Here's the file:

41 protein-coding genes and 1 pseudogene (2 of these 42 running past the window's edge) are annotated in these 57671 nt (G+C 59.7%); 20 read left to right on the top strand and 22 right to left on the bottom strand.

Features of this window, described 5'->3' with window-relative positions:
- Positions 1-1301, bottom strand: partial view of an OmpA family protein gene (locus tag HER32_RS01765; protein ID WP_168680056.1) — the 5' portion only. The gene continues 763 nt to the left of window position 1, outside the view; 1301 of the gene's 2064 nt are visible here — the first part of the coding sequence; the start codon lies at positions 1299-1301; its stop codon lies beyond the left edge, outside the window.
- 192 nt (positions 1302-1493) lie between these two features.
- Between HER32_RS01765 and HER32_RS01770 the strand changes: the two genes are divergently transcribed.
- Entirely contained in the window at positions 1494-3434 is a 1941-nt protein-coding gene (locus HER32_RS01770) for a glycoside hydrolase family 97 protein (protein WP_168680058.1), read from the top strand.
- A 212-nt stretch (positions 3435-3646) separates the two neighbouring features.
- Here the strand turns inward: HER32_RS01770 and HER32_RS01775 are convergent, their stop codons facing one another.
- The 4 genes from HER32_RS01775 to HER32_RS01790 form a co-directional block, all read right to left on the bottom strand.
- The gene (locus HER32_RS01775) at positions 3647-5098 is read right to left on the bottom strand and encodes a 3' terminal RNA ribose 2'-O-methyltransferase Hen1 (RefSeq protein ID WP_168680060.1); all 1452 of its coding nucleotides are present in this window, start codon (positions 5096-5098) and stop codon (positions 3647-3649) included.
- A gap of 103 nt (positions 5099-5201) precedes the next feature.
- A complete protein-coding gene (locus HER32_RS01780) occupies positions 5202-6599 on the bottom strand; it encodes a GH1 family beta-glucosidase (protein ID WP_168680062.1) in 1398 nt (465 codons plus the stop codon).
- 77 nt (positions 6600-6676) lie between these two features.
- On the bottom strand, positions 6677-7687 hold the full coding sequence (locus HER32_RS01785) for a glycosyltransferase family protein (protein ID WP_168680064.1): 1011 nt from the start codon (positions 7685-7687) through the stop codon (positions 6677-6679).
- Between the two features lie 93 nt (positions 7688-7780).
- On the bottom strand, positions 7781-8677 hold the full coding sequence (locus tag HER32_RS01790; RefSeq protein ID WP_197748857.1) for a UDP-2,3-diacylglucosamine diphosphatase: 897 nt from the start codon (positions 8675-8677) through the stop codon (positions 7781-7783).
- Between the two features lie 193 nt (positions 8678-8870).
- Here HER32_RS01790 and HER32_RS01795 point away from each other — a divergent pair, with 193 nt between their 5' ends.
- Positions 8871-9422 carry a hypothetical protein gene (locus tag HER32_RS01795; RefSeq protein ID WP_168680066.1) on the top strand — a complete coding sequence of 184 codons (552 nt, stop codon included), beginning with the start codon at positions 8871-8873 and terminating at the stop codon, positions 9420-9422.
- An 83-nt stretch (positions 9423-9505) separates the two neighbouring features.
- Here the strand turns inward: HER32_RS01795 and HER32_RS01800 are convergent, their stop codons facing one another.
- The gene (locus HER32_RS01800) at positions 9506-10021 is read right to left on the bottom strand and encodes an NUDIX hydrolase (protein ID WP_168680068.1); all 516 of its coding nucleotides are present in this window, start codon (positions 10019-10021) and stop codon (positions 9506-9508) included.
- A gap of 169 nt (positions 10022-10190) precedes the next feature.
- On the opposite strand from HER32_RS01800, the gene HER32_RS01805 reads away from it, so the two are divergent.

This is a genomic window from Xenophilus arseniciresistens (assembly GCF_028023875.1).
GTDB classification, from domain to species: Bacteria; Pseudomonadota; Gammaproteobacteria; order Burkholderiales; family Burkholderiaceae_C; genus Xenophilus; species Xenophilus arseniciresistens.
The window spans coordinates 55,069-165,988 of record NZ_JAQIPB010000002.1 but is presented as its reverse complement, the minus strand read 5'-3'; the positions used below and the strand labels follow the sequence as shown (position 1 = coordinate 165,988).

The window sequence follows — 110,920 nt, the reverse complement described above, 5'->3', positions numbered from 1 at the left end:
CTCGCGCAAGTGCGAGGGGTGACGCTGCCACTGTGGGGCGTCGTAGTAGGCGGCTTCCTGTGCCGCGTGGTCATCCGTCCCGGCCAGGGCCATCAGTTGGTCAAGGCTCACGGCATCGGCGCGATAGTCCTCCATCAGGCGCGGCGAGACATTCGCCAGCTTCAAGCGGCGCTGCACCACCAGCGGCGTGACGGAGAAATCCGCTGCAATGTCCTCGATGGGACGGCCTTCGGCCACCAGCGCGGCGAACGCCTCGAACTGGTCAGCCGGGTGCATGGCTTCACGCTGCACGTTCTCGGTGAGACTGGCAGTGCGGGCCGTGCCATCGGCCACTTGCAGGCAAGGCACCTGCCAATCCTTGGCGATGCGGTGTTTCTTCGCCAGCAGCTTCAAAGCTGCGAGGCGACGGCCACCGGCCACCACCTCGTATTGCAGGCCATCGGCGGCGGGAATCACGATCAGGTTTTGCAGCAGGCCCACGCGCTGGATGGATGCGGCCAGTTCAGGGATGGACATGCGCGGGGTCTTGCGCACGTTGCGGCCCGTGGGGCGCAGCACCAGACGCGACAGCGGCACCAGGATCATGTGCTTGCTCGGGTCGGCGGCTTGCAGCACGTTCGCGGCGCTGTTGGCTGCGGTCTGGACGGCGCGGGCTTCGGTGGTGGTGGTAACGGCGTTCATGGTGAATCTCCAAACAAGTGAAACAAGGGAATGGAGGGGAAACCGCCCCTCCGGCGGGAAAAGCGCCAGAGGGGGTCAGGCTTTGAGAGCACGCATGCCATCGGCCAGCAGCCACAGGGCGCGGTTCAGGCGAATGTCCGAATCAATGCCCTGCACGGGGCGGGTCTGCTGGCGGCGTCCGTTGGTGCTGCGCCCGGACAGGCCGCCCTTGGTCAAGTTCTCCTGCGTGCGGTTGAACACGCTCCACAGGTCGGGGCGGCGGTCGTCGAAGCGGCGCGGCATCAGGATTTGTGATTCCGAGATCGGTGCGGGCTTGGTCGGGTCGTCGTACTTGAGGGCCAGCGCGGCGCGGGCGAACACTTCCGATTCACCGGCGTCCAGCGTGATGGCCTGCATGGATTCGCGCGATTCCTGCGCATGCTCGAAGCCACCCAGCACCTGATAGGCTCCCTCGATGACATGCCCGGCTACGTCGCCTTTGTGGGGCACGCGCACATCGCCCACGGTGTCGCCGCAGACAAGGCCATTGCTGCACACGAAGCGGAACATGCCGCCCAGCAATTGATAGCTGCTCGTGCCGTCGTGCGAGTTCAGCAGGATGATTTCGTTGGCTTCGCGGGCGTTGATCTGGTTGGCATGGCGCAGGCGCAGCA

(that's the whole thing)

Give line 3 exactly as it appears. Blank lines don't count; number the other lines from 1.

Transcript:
- Positions 1-1301, bottom strand: partial view of an OmpA family protein gene (locus tag HER32_RS01765; protein ID WP_168680056.1) — the 5' portion only. The gene continues 763 nt to the left of window position 1, outside the view; 1301 of the gene's 2064 nt are visible here — the first part of the coding sequence; the start codon lies at positions 1299-1301; its stop codon lies beyond the left edge, outside the window.